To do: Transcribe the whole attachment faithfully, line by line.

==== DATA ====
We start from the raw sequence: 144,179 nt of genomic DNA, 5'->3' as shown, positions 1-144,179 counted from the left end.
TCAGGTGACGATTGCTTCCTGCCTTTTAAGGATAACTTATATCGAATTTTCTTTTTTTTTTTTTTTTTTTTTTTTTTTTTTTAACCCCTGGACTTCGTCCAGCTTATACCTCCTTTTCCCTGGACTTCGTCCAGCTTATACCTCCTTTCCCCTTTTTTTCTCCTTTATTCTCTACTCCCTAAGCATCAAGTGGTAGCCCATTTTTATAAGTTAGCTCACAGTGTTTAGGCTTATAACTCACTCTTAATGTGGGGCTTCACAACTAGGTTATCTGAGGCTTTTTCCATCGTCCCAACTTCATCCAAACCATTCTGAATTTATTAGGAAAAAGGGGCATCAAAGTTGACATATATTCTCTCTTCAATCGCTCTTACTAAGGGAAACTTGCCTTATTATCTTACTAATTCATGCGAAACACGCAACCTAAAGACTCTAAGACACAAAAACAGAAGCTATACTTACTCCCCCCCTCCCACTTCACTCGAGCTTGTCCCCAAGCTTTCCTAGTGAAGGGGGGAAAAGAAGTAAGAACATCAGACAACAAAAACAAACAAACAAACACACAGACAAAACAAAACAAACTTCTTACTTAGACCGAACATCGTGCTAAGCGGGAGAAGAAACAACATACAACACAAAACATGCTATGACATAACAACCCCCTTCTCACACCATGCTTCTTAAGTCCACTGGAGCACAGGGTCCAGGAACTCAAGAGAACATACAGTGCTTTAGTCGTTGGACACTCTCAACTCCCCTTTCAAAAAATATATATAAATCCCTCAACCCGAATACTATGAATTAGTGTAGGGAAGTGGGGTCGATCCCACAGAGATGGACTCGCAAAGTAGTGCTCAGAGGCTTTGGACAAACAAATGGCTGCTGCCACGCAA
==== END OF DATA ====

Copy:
We start from the raw sequence: 144,179 nt of genomic DNA, 5'->3' as shown, positions 1-144,179 counted from the left end.
TCAGGTGACGATTGCTTCCTGCCTTTTAAGGATAACTTATATCGAATTTTCTTTTTTTTTTTTTTTTTTTTTTTTTTTTTTTAACCCCTGGACTTCGTCCAGCTTATACCTCCTTTTCCCTGGACTTCGTCCAGCTTATACCTCCTTTCCCCTTTTTTTCTCCTTTATTCTCTACTCCCTAAGCATCAAGTGGTAGCCCATTTTTATAAGTTAGCTCACAGTGTTTAGGCTTATAACTCACTCTTAATGTGGGGCTTCACAACTAGGTTATCTGAGGCTTTTTCCATCGTCCCAACTTCATCCAAACCATTCTGAATTTATTAGGAAAAAGGGGCATCAAAGTTGACATATATTCTCTCTTCAATCGCTCTTACTAAGGGAAACTTGCCTTATTATCTTACTAATTCATGCGAAACACGCAACCTAAAGACTCTAAGACACAAAAACAGAAGCTATACTTACTCCCCCCCTCCCACTTCACTCGAGCTTGTCCCCAAGCTTTCCTAGTGAAGGGGGGAAAAGAAGTAAGAACATCAGACAACAAAAACAAACAAACAAACACACAGACAAAACAAAACAAACTTCTTACTTAGACCGAACATCGTGCTAAGCGGGAGAAGAAACAACATACAACACAAAACATGCTATGACATAACAACCCCCTTCTCACACCATGCTTCTTAAGTCCACTGGAGCACAGGGTCCAGGAACTCAAGAGAACATACAGTGCTTTAGTCGTTGGACACTCTCAACTCCCCTTTCAAAAAATATATATAAATCCCTCAACCCGAATACTATGAATTAGTGTAGGGAAGTGGGGTCGATCCCACAGAGATGGACTCGCAAAGTAGTGCTCAGAGGCTTTGGACAAACAAATGGCTGCTGCCACGCAA